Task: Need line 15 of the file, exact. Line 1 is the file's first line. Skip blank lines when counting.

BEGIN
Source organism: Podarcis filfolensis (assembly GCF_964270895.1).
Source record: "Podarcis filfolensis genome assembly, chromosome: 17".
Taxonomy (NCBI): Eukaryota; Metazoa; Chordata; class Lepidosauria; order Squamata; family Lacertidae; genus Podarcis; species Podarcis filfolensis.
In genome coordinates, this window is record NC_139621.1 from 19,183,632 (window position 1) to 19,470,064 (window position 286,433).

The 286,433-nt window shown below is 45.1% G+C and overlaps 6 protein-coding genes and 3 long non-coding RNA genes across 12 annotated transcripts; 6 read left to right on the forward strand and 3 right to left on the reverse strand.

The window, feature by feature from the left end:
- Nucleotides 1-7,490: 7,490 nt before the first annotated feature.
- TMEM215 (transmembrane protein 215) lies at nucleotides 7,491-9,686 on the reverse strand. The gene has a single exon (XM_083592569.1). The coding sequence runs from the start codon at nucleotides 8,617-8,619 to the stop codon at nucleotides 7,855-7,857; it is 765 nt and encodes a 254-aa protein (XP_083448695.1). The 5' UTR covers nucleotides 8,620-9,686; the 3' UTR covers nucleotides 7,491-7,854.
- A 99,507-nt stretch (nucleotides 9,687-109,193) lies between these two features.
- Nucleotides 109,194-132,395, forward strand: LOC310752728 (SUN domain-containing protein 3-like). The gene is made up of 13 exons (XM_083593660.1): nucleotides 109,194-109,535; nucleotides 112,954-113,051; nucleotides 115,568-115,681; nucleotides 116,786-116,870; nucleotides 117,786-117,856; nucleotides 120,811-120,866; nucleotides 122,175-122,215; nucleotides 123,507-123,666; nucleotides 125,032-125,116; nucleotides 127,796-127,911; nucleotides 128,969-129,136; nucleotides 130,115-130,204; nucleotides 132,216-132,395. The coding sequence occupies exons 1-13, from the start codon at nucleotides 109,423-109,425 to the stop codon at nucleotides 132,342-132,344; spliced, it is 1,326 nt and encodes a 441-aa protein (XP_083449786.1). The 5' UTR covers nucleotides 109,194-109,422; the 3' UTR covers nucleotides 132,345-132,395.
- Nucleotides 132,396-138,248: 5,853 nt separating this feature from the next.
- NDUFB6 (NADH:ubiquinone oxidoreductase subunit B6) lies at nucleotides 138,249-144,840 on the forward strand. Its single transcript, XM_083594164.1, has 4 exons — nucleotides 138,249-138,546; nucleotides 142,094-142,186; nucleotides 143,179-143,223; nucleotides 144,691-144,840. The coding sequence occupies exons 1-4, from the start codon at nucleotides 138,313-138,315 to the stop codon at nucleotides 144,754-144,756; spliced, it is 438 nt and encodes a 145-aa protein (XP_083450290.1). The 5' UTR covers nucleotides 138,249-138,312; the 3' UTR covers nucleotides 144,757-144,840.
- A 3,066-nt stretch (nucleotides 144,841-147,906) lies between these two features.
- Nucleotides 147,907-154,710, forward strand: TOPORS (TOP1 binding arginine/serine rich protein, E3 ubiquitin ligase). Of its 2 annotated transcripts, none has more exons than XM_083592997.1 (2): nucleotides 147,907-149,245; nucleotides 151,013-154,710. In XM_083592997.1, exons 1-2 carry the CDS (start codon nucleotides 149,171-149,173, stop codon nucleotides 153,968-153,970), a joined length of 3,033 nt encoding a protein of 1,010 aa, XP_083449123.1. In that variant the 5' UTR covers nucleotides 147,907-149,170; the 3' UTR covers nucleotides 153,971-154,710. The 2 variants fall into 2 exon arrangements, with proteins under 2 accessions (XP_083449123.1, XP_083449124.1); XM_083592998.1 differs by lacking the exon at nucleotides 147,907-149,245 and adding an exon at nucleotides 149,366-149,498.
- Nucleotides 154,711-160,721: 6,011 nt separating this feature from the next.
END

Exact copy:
- Nucleotides 154,711-160,721: 6,011 nt separating this feature from the next.